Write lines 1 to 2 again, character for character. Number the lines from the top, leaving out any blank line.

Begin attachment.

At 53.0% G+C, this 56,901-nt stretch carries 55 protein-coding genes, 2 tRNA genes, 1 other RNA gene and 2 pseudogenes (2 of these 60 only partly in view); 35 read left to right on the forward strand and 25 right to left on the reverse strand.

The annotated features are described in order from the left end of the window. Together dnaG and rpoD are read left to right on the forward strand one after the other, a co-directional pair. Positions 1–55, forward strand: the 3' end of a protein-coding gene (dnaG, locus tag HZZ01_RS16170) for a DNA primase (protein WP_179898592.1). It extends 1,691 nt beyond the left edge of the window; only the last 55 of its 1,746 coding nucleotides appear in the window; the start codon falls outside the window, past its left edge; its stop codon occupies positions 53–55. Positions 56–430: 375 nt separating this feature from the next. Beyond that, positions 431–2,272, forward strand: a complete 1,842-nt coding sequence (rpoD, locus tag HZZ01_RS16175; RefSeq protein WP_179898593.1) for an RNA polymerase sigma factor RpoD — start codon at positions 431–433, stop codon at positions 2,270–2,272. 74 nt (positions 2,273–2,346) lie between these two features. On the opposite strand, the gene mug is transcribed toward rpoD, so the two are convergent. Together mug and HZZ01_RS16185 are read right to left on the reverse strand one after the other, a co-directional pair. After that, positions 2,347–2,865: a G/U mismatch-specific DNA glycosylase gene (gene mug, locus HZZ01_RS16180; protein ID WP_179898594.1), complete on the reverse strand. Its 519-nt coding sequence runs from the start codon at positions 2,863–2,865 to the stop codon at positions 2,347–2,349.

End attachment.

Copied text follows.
At 53.0% G+C, this 56,901-nt stretch carries 55 protein-coding genes, 2 tRNA genes, 1 other RNA gene and 2 pseudogenes (2 of these 60 only partly in view); 35 read left to right on the forward strand and 25 right to left on the reverse strand.

The annotated features are described in order from the left end of the window. Together dnaG and rpoD are read left to right on the forward strand one after the other, a co-directional pair. Positions 1–55, forward strand: the 3' end of a protein-coding gene (dnaG, locus tag HZZ01_RS16170) for a DNA primase (protein WP_179898592.1). It extends 1,691 nt beyond the left edge of the window; only the last 55 of its 1,746 coding nucleotides appear in the window; the start codon falls outside the window, past its left edge; its stop codon occupies positions 53–55. Positions 56–430: 375 nt separating this feature from the next. Beyond that, positions 431–2,272, forward strand: a complete 1,842-nt coding sequence (rpoD, locus tag HZZ01_RS16175; RefSeq protein WP_179898593.1) for an RNA polymerase sigma factor RpoD — start codon at positions 431–433, stop codon at positions 2,270–2,272. 74 nt (positions 2,273–2,346) lie between these two features. On the opposite strand, the gene mug is transcribed toward rpoD, so the two are convergent. Together mug and HZZ01_RS16185 are read right to left on the reverse strand one after the other, a co-directional pair. After that, positions 2,347–2,865: a G/U mismatch-specific DNA glycosylase gene (gene mug, locus HZZ01_RS16180; protein ID WP_179898594.1), complete on the reverse strand. Its 519-nt coding sequence runs from the start codon at positions 2,863–2,865 to the stop codon at positions 2,347–2,349.